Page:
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This study argues that Morocco should encourage policymakers in the United States and Europe to think more imaginatively about its role in the Atlantic and elsewhere.
Recent events underscore the reality that stability in Morocco’s neighborhood cannot be taken for granted. The implications of protracted instability in Morocco’s near abroad — the Maghreb and West Africa — would be substantial, adding to the opportunity costs of poor integration in the region, and strengthening the logic of an Atlantic vision. While continuing to pursue Maghreb integration, Morocco will also explore larger geometries in its international policy and economic development.
Some of these new geometries will emerge within the neighborhood, above all in West Africa, where new infrastructure could open opportunities for economic development, with Morocco as a hub for integration and commerce in the region. Looking beyond the immediate neighborhood, the area with the greatest future potential for Morocco as an international actor will be the wider Atlantic, including the southern Atlantic per se. For various historical reasons, the southern basin of the Atlantic has featured less prominently in modern transatlantic relations and international affairs.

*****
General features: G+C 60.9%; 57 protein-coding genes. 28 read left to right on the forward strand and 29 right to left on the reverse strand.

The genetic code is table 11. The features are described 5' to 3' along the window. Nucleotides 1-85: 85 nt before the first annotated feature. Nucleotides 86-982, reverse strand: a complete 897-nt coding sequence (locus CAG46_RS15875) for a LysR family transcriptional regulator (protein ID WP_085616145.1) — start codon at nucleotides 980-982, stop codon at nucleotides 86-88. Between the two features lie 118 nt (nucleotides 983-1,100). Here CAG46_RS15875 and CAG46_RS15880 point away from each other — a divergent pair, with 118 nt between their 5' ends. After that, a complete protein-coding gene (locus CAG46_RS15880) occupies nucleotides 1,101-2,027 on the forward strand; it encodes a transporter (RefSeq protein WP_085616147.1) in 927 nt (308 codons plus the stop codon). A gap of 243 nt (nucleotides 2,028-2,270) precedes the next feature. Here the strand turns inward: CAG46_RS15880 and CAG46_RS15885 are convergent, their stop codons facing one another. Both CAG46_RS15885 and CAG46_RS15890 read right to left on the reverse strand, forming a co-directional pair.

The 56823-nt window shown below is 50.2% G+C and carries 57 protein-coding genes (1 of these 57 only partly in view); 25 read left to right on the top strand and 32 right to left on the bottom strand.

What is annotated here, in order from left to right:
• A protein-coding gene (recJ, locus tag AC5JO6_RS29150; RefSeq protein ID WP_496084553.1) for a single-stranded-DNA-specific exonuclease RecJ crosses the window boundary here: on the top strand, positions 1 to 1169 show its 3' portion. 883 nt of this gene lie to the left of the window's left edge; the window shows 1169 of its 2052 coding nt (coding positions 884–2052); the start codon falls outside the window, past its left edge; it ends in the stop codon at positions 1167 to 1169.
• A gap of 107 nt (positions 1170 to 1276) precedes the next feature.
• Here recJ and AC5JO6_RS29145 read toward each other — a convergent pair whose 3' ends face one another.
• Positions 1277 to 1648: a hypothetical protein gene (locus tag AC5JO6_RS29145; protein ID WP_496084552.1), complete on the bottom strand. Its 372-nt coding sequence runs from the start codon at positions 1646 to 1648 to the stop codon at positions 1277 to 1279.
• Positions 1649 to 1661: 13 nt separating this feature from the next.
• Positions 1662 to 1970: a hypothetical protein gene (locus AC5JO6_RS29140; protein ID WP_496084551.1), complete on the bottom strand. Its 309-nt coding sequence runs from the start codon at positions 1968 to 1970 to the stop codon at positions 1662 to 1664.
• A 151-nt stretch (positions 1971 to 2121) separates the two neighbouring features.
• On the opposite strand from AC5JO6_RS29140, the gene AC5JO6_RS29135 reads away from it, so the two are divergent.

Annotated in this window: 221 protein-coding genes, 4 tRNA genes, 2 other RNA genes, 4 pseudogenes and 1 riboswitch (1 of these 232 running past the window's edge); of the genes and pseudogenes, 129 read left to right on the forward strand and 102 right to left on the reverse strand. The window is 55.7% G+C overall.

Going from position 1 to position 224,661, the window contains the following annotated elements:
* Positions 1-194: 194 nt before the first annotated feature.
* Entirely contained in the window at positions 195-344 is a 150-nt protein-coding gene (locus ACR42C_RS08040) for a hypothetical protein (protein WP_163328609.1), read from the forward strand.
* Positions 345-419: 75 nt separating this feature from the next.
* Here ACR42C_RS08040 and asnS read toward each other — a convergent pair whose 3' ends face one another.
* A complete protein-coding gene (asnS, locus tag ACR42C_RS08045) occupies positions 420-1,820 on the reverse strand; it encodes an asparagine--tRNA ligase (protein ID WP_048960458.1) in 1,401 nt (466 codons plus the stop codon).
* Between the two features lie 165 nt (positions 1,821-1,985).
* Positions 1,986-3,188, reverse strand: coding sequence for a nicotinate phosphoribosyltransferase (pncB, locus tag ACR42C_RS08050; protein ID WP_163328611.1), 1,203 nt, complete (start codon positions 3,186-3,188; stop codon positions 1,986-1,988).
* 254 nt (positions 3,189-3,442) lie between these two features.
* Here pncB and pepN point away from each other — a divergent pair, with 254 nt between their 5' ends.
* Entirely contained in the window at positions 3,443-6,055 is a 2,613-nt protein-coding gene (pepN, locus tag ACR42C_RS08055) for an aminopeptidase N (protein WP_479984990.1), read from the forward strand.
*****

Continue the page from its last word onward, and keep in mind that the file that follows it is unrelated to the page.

This may be changing. From the rise of Brazil, South Africa, Nigeria, and even Angola as emerging economies, to developments in offshore energy production and trade, the notion of southern, or more properly, wider Atlanticism may finally come to the fore. Many of the key trends affecting global economics and security are being played out to the south of the prevailing Washington-Brussels axis. At a minimum, this prospect will give greater weight to north-south and south-south relations, and Morocco is well placed to serve as a hub in this wider Atlantic world — in logistical terms, but also in terms of the evolving mental maps of policymakers. This study argues that while it is in the interest of Morocco to consolidate relations with the EU and capture the potential gains from a reshaped European approach to its southern neighborhood, Rabat should also encourage policymakers in the United States and Europe to think more imaginatively about Morocco’s role in the Atlantic and elsewhere.
A first focus should be infrastructure, especially in the maritime and air realms, where the regional political obstacles are minimal. Existing projects, such as the intercontinental trans-shipment Tanger Med port, already highlight Morocco’s ability to serve as a hub for the region and the wider Atlantic. Ideally, national investments in road and rail infrastructure can also eventually contribute to wider regional integration in the Maghreb and West Africa. The completion of the much-discussed Trans-Maghreb Highway should be a key objective.